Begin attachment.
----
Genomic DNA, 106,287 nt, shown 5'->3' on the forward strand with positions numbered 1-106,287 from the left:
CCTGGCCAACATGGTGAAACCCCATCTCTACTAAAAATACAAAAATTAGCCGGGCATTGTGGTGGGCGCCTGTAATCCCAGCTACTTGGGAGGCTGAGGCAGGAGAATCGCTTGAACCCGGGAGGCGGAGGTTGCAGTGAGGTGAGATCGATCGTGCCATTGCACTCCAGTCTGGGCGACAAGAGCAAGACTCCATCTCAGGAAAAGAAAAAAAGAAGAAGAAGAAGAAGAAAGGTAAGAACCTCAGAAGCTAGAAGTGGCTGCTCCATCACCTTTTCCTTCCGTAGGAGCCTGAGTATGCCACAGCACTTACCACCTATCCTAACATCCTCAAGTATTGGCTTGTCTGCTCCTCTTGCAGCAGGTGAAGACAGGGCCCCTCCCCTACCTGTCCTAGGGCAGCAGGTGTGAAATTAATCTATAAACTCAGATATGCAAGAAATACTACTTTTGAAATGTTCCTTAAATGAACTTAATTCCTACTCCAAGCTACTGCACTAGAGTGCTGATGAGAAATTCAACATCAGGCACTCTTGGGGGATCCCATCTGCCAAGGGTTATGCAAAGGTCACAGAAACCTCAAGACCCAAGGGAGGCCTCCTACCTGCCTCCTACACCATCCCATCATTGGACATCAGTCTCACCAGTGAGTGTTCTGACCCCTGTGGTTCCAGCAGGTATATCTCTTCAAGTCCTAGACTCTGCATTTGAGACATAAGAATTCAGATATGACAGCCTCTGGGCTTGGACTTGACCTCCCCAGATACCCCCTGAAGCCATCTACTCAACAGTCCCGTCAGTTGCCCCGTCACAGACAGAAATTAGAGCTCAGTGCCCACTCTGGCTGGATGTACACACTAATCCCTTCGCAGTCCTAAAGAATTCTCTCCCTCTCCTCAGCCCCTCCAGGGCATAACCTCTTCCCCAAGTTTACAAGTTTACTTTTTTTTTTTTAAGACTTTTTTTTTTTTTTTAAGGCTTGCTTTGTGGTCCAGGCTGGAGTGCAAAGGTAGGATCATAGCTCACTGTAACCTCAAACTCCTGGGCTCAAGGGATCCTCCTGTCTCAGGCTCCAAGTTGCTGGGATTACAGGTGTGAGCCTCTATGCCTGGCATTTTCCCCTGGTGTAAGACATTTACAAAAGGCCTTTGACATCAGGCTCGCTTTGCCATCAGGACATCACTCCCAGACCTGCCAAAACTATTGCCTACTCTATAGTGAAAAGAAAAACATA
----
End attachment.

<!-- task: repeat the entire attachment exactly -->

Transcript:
Genomic DNA, 106,287 nt, shown 5'->3' on the forward strand with positions numbered 1-106,287 from the left:
CCTGGCCAACATGGTGAAACCCCATCTCTACTAAAAATACAAAAATTAGCCGGGCATTGTGGTGGGCGCCTGTAATCCCAGCTACTTGGGAGGCTGAGGCAGGAGAATCGCTTGAACCCGGGAGGCGGAGGTTGCAGTGAGGTGAGATCGATCGTGCCATTGCACTCCAGTCTGGGCGACAAGAGCAAGACTCCATCTCAGGAAAAGAAAAAAAGAAGAAGAAGAAGAAGAAAGGTAAGAACCTCAGAAGCTAGAAGTGGCTGCTCCATCACCTTTTCCTTCCGTAGGAGCCTGAGTATGCCACAGCACTTACCACCTATCCTAACATCCTCAAGTATTGGCTTGTCTGCTCCTCTTGCAGCAGGTGAAGACAGGGCCCCTCCCCTACCTGTCCTAGGGCAGCAGGTGTGAAATTAATCTATAAACTCAGATATGCAAGAAATACTACTTTTGAAATGTTCCTTAAATGAACTTAATTCCTACTCCAAGCTACTGCACTAGAGTGCTGATGAGAAATTCAACATCAGGCACTCTTGGGGGATCCCATCTGCCAAGGGTTATGCAAAGGTCACAGAAACCTCAAGACCCAAGGGAGGCCTCCTACCTGCCTCCTACACCATCCCATCATTGGACATCAGTCTCACCAGTGAGTGTTCTGACCCCTGTGGTTCCAGCAGGTATATCTCTTCAAGTCCTAGACTCTGCATTTGAGACATAAGAATTCAGATATGACAGCCTCTGGGCTTGGACTTGACCTCCCCAGATACCCCCTGAAGCCATCTACTCAACAGTCCCGTCAGTTGCCCCGTCACAGACAGAAATTAGAGCTCAGTGCCCACTCTGGCTGGATGTACACACTAATCCCTTCGCAGTCCTAAAGAATTCTCTCCCTCTCCTCAGCCCCTCCAGGGCATAACCTCTTCCCCAAGTTTACAAGTTTACTTTTTTTTTTTTAAGACTTTTTTTTTTTTTTTAAGGCTTGCTTTGTGGTCCAGGCTGGAGTGCAAAGGTAGGATCATAGCTCACTGTAACCTCAAACTCCTGGGCTCAAGGGATCCTCCTGTCTCAGGCTCCAAGTTGCTGGGATTACAGGTGTGAGCCTCTATGCCTGGCATTTTCCCCTGGTGTAAGACATTTACAAAAGGCCTTTGACATCAGGCTCGCTTTGCCATCAGGACATCACTCCCAGACCTGCCAAAACTATTGCCTACTCTATAGTGAAAAGAAAAACATA